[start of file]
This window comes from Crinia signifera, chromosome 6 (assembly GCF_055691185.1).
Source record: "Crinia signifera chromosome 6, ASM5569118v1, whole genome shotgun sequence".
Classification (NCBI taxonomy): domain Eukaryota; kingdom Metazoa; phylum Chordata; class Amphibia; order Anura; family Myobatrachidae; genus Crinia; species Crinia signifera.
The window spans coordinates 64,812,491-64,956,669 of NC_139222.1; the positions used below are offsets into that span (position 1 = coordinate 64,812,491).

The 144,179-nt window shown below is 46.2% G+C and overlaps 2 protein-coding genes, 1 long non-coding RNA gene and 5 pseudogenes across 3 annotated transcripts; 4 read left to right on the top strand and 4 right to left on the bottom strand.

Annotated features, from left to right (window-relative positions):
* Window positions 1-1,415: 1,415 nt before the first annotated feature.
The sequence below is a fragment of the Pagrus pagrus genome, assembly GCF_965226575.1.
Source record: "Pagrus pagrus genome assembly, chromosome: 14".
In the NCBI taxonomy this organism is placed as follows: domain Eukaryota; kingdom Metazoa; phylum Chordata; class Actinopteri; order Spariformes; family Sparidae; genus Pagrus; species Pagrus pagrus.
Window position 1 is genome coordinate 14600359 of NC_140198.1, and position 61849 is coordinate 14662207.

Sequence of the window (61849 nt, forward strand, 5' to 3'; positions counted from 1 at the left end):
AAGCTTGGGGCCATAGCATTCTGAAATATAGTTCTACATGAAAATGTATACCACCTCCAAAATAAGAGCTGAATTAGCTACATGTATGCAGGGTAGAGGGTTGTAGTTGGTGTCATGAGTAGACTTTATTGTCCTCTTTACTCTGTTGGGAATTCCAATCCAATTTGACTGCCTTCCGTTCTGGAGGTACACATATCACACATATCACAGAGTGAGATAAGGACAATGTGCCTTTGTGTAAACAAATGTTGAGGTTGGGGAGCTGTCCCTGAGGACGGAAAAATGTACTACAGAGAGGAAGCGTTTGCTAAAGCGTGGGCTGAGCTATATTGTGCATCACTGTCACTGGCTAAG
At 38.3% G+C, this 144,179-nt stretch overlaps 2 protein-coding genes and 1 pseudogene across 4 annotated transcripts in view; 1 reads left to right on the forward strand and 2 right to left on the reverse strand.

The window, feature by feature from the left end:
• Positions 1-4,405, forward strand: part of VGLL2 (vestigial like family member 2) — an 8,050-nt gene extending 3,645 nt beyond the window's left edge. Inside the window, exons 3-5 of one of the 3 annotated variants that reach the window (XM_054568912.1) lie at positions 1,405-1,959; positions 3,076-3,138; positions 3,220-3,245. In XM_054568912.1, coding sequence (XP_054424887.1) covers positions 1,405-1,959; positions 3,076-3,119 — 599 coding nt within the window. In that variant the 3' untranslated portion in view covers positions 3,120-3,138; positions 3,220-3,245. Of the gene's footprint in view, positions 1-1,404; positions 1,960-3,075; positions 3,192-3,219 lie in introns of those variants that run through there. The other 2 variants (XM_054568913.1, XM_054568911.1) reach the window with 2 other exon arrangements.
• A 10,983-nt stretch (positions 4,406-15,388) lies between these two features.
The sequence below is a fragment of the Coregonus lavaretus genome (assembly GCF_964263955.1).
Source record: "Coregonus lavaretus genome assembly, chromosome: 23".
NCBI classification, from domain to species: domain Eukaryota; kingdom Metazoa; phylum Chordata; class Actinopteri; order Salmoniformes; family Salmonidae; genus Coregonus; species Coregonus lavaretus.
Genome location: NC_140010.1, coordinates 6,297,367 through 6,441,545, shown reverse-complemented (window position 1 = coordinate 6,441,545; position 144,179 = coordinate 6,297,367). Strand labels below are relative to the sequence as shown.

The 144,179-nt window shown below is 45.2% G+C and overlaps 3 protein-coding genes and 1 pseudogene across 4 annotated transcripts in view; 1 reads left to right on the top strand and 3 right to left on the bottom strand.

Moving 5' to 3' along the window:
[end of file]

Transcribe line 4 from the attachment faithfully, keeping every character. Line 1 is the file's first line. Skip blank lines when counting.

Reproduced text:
The window spans coordinates 64,812,491-64,956,669 of NC_139222.1; the positions used below are offsets into that span (position 1 = coordinate 64,812,491).